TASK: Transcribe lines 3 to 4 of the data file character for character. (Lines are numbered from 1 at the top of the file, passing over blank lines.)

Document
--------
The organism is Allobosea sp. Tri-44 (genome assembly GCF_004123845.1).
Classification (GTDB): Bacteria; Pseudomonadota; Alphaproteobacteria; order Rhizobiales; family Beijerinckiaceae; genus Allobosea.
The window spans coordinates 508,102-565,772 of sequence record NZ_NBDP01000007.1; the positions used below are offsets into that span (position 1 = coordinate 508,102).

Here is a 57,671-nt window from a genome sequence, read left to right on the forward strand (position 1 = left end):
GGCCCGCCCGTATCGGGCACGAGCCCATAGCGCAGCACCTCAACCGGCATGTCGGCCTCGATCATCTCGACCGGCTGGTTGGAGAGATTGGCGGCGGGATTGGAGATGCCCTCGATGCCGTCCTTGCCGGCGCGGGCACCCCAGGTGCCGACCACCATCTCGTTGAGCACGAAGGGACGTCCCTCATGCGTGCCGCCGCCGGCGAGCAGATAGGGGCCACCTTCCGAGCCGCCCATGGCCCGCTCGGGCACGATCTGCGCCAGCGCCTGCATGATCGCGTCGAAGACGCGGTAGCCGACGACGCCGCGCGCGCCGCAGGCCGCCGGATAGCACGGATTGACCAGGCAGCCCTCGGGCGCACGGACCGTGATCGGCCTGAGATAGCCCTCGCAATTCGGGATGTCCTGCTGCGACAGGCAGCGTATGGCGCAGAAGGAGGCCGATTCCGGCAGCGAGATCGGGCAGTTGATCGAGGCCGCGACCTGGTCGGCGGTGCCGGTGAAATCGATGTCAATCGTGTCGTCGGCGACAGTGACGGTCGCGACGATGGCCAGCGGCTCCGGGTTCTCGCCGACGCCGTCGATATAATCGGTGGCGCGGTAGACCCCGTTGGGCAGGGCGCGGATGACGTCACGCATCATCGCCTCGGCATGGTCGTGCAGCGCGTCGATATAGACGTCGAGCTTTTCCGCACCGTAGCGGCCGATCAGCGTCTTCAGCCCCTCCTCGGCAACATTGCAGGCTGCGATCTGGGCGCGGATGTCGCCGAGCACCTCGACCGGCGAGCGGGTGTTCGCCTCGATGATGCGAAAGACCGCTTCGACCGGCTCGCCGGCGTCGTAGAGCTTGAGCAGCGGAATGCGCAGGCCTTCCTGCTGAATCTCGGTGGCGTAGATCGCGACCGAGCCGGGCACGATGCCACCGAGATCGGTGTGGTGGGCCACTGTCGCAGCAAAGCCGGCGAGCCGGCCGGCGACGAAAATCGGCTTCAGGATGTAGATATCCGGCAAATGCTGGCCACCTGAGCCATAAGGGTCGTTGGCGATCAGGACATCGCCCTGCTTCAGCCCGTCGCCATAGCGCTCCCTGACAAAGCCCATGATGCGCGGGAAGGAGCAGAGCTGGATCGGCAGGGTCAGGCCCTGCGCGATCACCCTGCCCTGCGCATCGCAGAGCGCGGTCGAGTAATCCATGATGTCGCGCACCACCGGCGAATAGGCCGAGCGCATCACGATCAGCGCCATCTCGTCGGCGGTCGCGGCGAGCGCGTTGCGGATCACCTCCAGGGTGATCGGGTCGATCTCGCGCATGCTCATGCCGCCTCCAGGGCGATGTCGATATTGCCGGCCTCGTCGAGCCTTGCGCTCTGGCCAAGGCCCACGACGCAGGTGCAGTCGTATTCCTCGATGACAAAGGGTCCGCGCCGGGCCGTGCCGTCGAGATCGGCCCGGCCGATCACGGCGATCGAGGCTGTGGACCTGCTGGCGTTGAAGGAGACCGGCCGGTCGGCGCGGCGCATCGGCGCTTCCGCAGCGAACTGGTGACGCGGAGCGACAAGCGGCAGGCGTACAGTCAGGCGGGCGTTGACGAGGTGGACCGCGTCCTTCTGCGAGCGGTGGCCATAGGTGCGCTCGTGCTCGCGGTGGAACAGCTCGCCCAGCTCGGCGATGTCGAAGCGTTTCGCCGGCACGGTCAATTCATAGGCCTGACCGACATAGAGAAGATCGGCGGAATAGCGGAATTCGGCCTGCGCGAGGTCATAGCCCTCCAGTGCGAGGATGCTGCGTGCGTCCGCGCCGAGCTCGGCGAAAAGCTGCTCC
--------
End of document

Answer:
The window spans coordinates 508,102-565,772 of sequence record NZ_NBDP01000007.1; the positions used below are offsets into that span (position 1 = coordinate 508,102).

Here is a 57,671-nt window from a genome sequence, read left to right on the forward strand (position 1 = left end):